Test Procedures. Study A

The three repellents and two controls were applied to the five volunteers at 14.30 h, and human-landing catches were performed at the field site for one hour before and one hour after sunset (1730–1930 h), when the evening mosquito biting is at its peak as shown by preliminary human-landing catches. The times chosen allowed an assessment of the protection afforded by the repellent over five hours while exposing volunteers to bites for only two hours. This helped minimize exposure and risk to the collectors. The study was a balanced 5 × 5 Latin-square design that required each volunteer to test each treatment five times over a period of 25 nights. Every evening, each individual was allocated one of five treatments, and sat in one of five allocated positions. Consequently, the volunteers changed position every five days.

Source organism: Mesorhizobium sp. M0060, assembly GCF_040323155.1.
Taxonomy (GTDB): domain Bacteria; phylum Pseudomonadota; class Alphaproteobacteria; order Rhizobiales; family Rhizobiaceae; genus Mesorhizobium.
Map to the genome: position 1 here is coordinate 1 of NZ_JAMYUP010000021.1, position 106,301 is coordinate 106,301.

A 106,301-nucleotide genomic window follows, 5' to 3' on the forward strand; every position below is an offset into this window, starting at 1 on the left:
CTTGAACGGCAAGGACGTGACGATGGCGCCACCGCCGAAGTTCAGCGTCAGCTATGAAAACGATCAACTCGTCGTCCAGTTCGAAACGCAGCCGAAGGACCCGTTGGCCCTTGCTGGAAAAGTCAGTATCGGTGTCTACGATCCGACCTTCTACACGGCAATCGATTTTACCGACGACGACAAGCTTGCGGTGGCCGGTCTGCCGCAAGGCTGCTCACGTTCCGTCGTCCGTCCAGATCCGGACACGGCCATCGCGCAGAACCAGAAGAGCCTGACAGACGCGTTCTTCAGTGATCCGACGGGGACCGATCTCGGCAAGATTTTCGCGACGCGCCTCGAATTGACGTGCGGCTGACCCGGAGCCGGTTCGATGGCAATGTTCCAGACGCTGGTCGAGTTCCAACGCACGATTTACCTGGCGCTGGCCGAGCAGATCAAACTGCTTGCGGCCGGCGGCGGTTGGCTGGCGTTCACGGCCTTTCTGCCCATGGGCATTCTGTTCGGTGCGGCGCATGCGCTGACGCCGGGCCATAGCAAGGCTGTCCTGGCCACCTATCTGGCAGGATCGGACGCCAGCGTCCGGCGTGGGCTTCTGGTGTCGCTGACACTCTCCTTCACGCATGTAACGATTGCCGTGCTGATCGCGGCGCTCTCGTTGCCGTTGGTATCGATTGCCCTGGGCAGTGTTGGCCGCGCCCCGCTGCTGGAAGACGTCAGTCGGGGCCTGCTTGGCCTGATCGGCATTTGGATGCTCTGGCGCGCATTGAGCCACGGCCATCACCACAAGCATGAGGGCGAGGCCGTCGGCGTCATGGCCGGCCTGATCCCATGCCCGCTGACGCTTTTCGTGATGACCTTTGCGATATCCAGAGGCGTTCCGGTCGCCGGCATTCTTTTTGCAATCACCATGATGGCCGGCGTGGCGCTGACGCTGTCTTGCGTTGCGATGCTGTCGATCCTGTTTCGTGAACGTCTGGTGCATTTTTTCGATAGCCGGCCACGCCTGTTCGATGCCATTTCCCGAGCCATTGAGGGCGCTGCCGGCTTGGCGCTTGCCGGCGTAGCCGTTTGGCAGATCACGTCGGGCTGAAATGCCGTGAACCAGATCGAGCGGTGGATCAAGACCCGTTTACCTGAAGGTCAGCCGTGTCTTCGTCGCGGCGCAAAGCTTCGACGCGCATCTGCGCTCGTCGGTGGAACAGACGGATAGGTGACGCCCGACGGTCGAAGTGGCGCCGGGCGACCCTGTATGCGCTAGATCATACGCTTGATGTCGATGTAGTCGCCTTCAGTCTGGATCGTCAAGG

Test Procedures. Study B

The repellent and two controls were applied at 16.00 h, and man-landing collections were performed in the field, between 18.00 and 22.00 h, as this is the time of peak An. darlingi activity in the area. The times chosen allowed an assessment of the protection afforded by the repellent to be made for a period of six hours while exposing volunteers to bites for only four hours. This helped minimize exposure and risk to the collectors. The volunteers took a 15-minute break between 20.00 and 20.15 h. The study was a 3 × 3 balanced Latin-square design that required each volunteer to test each treatment three times over a period of nine nights, with volunteers changing positions every third night. Due to unforeseen circumstances, one of the volunteers was replaced after four nights, and this was factored into the statistical analysis.

Ethical Issues